Community breathes new life into bookstore

Lindon Bookstore is rewriting how an independent, community bookstore operates – with the emphasis on community.

Lindon Bookstore is rewriting how an independent, community bookstore operates – with the emphasis on community.

“We are here because of community members,” said Robin Buckingham, who was on the verge of closing the Enumclaw bookstore’s doors until four Plateau area residents stepped up and bought into the business.

Buckingham, who along with her daughter Brianne Kuhle has owned the store for the past five years, said the bookstore had been for sale and did receive some interest, but the economy wasn’t buyer-friendly.

The economy has not been book-buyer friendly, either.

“Like every other business in town we had to find a way to survive in this economy, and that bridge closure, that was terrible,” Buckingham said, referring to the country’s recession and the six-month closure of the Kummer Bridge that links Enumclaw to Black Diamond and Maple Valley.

“We had this opportunity to keep it open rather do that than close it down,” she said. “We thought what a huge loss it would be to the community if it went away.”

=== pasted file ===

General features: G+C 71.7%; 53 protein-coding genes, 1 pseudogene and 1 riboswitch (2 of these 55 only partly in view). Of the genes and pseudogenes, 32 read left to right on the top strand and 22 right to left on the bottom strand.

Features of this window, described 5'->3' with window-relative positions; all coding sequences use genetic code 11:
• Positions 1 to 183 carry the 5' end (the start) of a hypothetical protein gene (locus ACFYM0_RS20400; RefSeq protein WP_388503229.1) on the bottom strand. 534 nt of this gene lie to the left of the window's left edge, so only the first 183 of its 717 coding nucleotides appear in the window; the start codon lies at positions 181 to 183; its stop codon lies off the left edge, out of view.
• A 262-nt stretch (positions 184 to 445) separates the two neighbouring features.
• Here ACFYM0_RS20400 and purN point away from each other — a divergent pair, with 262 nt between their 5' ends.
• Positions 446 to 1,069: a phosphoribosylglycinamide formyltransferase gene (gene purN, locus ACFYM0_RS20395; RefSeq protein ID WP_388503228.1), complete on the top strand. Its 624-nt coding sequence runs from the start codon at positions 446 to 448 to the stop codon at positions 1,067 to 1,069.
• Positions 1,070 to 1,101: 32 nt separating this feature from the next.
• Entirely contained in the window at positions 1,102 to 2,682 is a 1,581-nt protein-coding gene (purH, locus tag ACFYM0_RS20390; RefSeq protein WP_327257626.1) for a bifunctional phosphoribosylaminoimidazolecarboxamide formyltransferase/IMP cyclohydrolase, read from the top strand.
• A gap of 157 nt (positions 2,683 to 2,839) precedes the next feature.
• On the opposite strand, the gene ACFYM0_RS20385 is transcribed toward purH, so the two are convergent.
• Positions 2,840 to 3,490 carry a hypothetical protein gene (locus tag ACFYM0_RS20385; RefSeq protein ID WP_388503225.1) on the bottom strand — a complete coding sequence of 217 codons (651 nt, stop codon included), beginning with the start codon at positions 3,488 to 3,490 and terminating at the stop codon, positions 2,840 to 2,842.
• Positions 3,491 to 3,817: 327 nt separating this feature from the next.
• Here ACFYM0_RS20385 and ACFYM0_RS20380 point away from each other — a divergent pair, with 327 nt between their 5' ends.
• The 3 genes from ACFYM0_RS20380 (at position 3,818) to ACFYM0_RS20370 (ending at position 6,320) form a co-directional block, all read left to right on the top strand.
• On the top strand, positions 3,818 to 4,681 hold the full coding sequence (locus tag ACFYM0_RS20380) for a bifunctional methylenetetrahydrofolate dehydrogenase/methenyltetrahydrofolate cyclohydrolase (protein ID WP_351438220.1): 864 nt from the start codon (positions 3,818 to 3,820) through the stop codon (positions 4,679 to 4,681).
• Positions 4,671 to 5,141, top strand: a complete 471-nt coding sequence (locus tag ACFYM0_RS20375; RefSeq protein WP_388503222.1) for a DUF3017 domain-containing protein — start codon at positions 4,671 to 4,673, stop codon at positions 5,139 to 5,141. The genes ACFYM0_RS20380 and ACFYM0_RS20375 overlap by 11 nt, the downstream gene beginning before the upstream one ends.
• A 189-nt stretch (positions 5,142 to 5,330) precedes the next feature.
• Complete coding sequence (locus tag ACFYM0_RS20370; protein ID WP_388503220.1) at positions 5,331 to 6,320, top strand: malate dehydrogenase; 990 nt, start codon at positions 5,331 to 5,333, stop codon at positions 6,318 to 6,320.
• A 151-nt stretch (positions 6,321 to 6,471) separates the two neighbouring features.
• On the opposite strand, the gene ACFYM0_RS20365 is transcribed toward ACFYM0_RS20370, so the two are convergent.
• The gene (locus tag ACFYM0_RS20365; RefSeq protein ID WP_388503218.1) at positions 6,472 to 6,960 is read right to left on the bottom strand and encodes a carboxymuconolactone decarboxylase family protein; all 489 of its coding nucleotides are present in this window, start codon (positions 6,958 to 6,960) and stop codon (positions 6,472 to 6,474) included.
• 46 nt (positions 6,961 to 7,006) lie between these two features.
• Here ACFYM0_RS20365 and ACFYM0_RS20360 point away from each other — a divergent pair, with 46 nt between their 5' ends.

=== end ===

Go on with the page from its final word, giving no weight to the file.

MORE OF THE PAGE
Lindon Bookstore has been a Cole Street fixture for 25 years and was Cole Street Books even before becoming Lindon. But it’s more than a bookstore, Buckingham noted, it also serves as a space to meet, talk about ideas and participate in community.

“A huge factor would have to be controlling costs,” she said.

A smaller space would help. It showed up a door away when Scrapbook Corner, 500 fewer square feet than its previous location, went out of business.

“Unfortunately, somebody else’s misfortune was our fortune,” Buckingham said.

Patrons will still find bestsellers, cookbooks, hardbacks, local authors and children’s books, as well as novelty gifts and cards. The checkerboard made the move, as did the espresso counter. And Buckingham and Kuhle are greeting customers, building stock and taking orders and shipping them for customers who don’t find the read they want.

But, Buckingham said independent community bookstores have always had it tough. She said they face an uphill battle against on-line, e-book and non-traditional book sales and she doesn’t expect change overnight.

“The economy is still determining how things will go,” she said. “But, like anything, we need the support of community.”

So, in addition to those who saved the bookstore, others can purchase membership in the Lindon Community Club as well.

Memberships start at a single, one person, for $35 a year to $500 a year, with levels in between. The Lindon Communit Club is also offering a $1,000 three-year option and a one-time $5,000 membership. At each level, members will receive discounts, advanced notices and invitations to special events.

To celebrate its revival, the Lindon Bookstore will host a grand reopening Saturday with local authors Joni Sensel, Peg Kehret and Mandy Hubbard.

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